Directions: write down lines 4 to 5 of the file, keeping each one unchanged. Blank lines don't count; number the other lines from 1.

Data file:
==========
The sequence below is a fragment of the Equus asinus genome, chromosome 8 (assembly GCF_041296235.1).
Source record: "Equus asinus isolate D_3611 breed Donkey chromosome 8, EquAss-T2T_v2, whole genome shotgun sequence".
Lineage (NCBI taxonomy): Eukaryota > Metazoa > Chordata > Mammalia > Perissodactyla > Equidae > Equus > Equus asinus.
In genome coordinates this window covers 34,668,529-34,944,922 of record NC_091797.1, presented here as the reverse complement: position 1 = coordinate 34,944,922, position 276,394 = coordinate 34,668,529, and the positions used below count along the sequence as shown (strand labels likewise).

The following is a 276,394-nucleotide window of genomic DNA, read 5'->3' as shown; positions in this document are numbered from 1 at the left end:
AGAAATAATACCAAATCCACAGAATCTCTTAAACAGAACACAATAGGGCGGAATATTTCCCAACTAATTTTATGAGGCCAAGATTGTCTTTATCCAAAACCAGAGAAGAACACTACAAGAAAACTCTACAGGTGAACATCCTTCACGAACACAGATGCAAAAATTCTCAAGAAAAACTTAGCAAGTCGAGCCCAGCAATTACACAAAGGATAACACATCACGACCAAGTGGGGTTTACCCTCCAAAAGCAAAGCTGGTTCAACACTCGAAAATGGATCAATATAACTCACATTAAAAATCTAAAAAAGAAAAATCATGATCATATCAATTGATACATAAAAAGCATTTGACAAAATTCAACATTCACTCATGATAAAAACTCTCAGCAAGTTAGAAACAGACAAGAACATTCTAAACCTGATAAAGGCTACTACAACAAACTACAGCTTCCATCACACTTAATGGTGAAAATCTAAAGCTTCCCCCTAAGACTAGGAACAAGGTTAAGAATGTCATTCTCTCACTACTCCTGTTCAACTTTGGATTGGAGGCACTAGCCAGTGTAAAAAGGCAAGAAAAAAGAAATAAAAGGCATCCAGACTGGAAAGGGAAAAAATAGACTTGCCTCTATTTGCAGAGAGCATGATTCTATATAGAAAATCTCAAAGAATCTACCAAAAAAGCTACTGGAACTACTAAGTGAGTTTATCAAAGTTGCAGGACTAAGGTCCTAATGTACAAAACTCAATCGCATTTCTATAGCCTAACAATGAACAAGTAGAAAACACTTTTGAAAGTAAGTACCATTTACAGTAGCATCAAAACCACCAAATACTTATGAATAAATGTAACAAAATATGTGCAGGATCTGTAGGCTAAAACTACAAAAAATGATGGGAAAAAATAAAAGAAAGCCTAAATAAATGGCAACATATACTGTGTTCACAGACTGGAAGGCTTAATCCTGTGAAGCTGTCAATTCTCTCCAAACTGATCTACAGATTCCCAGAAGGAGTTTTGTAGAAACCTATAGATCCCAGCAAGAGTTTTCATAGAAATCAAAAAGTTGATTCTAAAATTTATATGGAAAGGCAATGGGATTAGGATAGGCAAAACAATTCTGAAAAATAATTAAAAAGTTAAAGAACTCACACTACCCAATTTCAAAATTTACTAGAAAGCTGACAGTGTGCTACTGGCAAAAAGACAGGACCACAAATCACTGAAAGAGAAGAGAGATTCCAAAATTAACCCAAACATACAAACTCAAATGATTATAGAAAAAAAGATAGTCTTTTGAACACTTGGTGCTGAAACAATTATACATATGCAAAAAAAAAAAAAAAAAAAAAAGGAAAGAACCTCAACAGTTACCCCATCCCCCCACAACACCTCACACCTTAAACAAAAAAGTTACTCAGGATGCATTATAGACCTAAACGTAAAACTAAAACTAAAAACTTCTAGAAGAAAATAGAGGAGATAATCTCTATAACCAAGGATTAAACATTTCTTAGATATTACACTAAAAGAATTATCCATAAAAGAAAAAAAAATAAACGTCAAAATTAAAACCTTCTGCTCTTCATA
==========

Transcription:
In genome coordinates this window covers 34,668,529-34,944,922 of record NC_091797.1, presented here as the reverse complement: position 1 = coordinate 34,944,922, position 276,394 = coordinate 34,668,529, and the positions used below count along the sequence as shown (strand labels likewise).

The following is a 276,394-nucleotide window of genomic DNA, read 5'->3' as shown; positions in this document are numbered from 1 at the left end: